The UK Government’s Scientific Advisory Group for Emergencies (SAGE) has been responsible for providing scientific advice to government decision makers during the coronavirus pandemic. But SAGE has existed since 2009, and has been “activated” during many other historical emergencies including flooding, other virus outbreaks, the Fukishima nuclear emergency and several worldwide natural disasters.
Each of these incidents activated SAGE because it was classed as an emergency. Each had the potential to put thousands or millions of lives at risk, and each was deemed to be an incident requiring a coordinated scientific response. These three criteria can quite clearly be used to describe the climate crisis – so why hasn’t SAGE been activated for climate change? Why, when MPs approved a motion to declare an environmental and climate emergency in May 2019, did the government’s normal processes for scientific emergencies not activate?
Why, when MPs approved a motion to declare an environmental and climate emergency in May 2019, did the government’s normal processes for scientific emergencies not activate?
Perhaps, before 2020, the argument for the climate change emergency not being a suitable subject for SAGE would have been the huge extent of the issue – the idea that, while it is an emergency, it is something that requires an extended and wide-ranging response. It might have been suggested that the more appropriate approach to dealing with the climate crisis would be a co-ordinated interdepartmental response, led by the Department for Business, Energy and Industrial Strategy, with very occasional input from leading politicians. SAGE would not be necessary because climate action would permeate all of government.
But SAGE has continued to be seen as necessary in tackling the coronavirus pandemic for almost a year now. It is recognised that the coronavirus pandemic is an emergency that must be dealt with efficiently and effectively in order to prevent the deaths of millions of people. It is recognised that, while action and policy change are required at all levels of government, it is also necessary for the UK’s leading politicians to be scrutinised and briefed by expert scientists every week. It would seem, then, that the same should be necessary for climate change – an emergency that is likely to cause destruction, displacement, and the deaths of millions of people.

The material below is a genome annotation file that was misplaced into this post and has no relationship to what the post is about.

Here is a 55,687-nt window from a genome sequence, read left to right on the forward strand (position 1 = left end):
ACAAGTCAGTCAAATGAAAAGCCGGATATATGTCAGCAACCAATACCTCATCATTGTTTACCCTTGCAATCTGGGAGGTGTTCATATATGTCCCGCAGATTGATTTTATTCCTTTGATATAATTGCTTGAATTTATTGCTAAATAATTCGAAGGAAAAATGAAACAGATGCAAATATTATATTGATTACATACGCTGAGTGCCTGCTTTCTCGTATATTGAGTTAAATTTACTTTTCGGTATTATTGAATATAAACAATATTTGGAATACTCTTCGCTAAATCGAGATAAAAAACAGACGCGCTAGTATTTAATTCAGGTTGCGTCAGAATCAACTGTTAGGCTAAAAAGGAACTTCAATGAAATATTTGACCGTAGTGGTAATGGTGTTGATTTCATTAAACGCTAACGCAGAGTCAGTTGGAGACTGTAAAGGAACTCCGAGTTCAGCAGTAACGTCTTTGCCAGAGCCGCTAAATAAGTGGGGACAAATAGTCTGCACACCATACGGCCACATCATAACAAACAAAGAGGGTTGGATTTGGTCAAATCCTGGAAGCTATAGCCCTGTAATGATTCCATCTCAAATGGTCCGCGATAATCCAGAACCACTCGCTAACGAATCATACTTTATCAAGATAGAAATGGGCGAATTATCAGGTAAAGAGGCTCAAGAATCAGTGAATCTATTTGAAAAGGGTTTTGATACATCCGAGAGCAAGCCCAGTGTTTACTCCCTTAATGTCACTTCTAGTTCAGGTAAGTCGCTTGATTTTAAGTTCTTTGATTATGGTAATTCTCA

This is not to say that there are no climate change scientific advisory groups in the UK Government. There are, of course, climate scientists who advise government at various levels. The Committee on Climate Change (CCC), for example, is a non-departmental public body which is sponsored by the Department for Business, Energy and Industrial Strategy, who advise the government and reports on progress made in climate action.
However, the CCC is a committee that meets once a month instead of once a week, often with just a handful of attendees, and certainly without the influence over leading politicians that SAGE possesses. The CCC does not have the capacity SAGE does to split into specific scientific subgroups and work on each key area that must be addressed. Much like coronavirus, climate change is a complicated beast, and we would certainly benefit from the wide-ranging emergency response that we have seen over the past year.
Much like coronavirus, climate change is a complicated beast, and we would certainly benefit from the wide-ranging emergency response that we have seen over the past year.
There is some hope that a climate change SAGE is possible, in the form of its sister-challenger, Independent SAGE. This group is led by Sir David King, the former Chief Scientific Adviser to the UK Government under Tony Blair and Gordon Brown. Independent SAGE was originally set up in response to the lack of transparency surrounding SAGE’s advice and its membership, which has now been made public, but Independent SAGE has continued to operate. The group analyses, scrutinises and advises on the UK Government’s actions in tackling coronavirus, and has been critical over the test and trace system.
In November 2020, the Guardian reported that Sir David King had indicated that Independent SAGE, or something like it, might continue to hold ministers to account over key scientific issues after the coronavirus crisis, including climate change. Sir David King stated that “it is clear that we need to go for a lot longer… with other issues including climate change, which is the greatest threat to humanity”.
Perhaps if Independent SAGE were successful in pressuring the UK Government’s SAGE to be transparent, they might also succeed in pressuring the UK Government to co-ordinate a proper scientific emergency response to climate change. Coronavirus and climate change are both global crises with the capacity to cause mass death and destruction. The coronavirus pandemic has been recognised as an emergency that requires our leaders to be “led by the science” in everything they do. Why, then, should the same not apply to the largest scientific crisis of our generation?